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 Introduction to Spatial Data Analysis
 


  Description  |   Agenda  |  Participants  |  Travel & Accommodations  

ICPSR Workshop: Introduction to Spatial Data Analysis
Santa Barbara, CA
July 16-20
, 2001

Host Institution
ICPSR and the University of California, Santa Barbara

Instructor
Luc Anselin
University of Illinois, Urbana-Champaign

The Workshop
This course provides an introduction to and overview of the application of spatial data analysis techniques in empirical social science research. With the exponentially growing use of geographic information systems (GIS) to store, manipulate and visualize geocoded information, it is increasingly important to understand the particular nature of geographic data and the specialized statistical techniques required for its analysis.

The focus of the course is on how techniques for the analysis of spatial data can be effectively applied in a GIS environment, with a particular emphasis on the study of spatial patterns and spatial autocorrelation, such as the detection of clusters, outliers and any other relationships that pertain to the absolute and relative location of observations. Common applications of spatial data analysis techniques in the social sciences range from the discovery of crime clusters, hot spots and the detection of disease clusters, to spatial autocorrelation of demographic variables and regression models for real estate analysis.

The course reviews five main aspects of spatial data analysis:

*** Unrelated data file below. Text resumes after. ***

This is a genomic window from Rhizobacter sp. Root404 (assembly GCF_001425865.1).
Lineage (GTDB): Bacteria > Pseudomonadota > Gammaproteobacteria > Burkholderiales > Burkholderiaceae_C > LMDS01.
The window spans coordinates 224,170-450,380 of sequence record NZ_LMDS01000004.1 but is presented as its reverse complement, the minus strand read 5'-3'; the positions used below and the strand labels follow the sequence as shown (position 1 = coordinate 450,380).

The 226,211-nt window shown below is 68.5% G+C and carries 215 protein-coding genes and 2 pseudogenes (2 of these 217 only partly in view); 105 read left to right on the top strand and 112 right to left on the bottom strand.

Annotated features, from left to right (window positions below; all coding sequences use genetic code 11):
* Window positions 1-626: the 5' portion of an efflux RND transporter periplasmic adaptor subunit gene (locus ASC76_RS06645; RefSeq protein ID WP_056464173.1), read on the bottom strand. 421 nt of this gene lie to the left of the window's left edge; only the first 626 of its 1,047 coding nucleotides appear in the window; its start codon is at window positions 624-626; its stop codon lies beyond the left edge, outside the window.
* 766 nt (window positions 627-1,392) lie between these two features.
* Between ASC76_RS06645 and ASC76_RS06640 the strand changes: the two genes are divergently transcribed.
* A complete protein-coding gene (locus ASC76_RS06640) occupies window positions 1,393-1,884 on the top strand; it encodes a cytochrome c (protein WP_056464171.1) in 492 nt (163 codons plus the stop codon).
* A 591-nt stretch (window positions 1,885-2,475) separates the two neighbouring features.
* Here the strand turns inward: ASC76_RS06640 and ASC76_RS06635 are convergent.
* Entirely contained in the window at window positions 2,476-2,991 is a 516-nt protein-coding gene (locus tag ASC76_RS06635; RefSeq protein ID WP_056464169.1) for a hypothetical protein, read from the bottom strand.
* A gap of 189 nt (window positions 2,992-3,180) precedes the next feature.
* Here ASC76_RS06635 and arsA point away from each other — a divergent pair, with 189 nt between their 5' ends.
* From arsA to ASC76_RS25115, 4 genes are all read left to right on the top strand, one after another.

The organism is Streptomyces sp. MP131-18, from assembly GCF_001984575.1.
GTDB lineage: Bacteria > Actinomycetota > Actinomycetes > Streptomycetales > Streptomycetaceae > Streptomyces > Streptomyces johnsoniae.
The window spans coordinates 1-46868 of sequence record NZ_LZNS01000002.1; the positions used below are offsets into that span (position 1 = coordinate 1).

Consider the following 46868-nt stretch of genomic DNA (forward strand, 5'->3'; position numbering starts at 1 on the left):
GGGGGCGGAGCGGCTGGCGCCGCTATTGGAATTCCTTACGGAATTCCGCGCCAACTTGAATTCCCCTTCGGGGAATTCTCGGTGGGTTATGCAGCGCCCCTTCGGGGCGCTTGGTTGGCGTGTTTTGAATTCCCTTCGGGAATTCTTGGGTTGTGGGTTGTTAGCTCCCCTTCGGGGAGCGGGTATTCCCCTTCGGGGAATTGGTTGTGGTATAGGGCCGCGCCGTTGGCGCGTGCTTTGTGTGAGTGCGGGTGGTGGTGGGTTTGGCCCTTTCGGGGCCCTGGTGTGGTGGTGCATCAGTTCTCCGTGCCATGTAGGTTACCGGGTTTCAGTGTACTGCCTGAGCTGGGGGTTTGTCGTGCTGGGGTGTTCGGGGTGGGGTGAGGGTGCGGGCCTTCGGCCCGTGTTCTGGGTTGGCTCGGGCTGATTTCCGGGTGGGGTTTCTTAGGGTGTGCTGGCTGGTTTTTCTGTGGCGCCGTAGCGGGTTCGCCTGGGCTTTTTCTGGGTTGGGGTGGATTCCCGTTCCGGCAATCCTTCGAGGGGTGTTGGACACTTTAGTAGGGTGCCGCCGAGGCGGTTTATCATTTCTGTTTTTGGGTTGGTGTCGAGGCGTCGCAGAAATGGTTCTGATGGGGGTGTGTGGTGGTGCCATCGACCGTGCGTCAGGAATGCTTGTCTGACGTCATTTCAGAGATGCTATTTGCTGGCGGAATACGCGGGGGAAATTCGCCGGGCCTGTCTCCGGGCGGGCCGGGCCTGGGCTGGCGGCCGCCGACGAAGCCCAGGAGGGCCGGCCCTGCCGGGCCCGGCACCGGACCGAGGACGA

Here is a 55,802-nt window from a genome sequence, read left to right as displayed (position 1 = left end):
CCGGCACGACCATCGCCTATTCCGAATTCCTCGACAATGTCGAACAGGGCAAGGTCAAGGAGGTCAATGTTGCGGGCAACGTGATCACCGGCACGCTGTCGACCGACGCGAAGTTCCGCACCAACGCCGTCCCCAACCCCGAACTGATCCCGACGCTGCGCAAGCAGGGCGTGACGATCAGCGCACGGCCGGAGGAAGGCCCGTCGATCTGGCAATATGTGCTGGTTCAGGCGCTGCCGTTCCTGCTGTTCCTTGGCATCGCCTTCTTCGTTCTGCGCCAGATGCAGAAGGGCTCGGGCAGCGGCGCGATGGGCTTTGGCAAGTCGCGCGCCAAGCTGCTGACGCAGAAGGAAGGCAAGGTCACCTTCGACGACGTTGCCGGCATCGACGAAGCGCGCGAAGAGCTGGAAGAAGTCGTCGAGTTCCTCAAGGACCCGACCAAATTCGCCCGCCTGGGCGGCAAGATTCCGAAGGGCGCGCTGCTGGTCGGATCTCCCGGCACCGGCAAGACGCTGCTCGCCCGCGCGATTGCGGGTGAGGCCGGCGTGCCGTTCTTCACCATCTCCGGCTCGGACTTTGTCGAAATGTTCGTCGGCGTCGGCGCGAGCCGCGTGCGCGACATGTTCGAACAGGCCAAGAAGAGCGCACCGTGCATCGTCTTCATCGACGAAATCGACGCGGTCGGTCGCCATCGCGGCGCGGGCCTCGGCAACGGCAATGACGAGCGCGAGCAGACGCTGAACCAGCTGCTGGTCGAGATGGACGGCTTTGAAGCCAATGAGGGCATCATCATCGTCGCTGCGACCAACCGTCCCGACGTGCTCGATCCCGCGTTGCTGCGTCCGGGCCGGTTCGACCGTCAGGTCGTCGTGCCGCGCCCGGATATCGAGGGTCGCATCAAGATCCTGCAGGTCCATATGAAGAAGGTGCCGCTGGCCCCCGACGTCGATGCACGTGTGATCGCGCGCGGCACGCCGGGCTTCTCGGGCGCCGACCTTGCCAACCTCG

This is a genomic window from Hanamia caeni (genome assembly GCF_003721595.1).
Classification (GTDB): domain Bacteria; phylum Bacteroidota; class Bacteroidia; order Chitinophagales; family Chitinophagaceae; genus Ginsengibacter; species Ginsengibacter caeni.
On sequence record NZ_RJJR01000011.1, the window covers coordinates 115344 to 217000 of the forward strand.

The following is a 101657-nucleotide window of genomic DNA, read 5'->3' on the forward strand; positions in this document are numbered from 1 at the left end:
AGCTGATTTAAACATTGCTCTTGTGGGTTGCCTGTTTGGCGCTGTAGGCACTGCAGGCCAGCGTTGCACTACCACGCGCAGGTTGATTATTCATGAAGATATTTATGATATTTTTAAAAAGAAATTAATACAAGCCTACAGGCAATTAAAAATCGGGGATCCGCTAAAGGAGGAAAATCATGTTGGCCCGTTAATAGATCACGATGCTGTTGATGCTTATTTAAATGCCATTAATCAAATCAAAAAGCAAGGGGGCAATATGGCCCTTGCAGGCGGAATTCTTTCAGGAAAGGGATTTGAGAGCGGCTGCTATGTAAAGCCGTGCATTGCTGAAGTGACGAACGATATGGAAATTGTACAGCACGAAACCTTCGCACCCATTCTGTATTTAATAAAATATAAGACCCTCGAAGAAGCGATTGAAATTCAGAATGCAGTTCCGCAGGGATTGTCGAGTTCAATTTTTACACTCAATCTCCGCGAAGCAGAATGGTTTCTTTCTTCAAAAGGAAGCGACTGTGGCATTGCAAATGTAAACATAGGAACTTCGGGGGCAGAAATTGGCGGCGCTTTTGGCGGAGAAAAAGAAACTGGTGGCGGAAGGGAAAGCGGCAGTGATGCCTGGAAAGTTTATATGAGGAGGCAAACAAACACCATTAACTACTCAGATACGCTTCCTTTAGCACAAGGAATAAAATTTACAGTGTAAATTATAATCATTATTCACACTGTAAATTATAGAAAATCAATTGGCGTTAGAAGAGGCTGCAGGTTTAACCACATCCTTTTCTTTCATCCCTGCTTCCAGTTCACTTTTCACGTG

(1) spatial data visualization and exploration (including the application of dynamically linked windows);
(2) the analysis of clusters and point patterns (including space-time cluster statistics);
(3) global and local indicators of spatial autocorrelation (including LISA and visualization of spatial autocorrelation);
(4) variogram analysis (basic concepts of geostatistics); and
(5) introduction to spatial regression analysis.

The main focus will be on data description and exploration. More advanced topics pertaining to spatial regression analysis are not considered here, but treated in a separate course. In addition to an overview of the main methodological issues and most commonly used test statistics, an important component of the course is to gain hands-on experience in the use of a range of software tools such as SpaceStat, CrimeStat and various extensions to commercial GIS products.

Prerequisites include a familiarity with multivariate statistics and basic concepts of probability theory, as well as a some knowledge of desktop GIS software (for example, as gained from the interactive web tutorials provided by several vendors).

The course will be held on the beautiful, coastal campus of the University of California, Santa Barbara.


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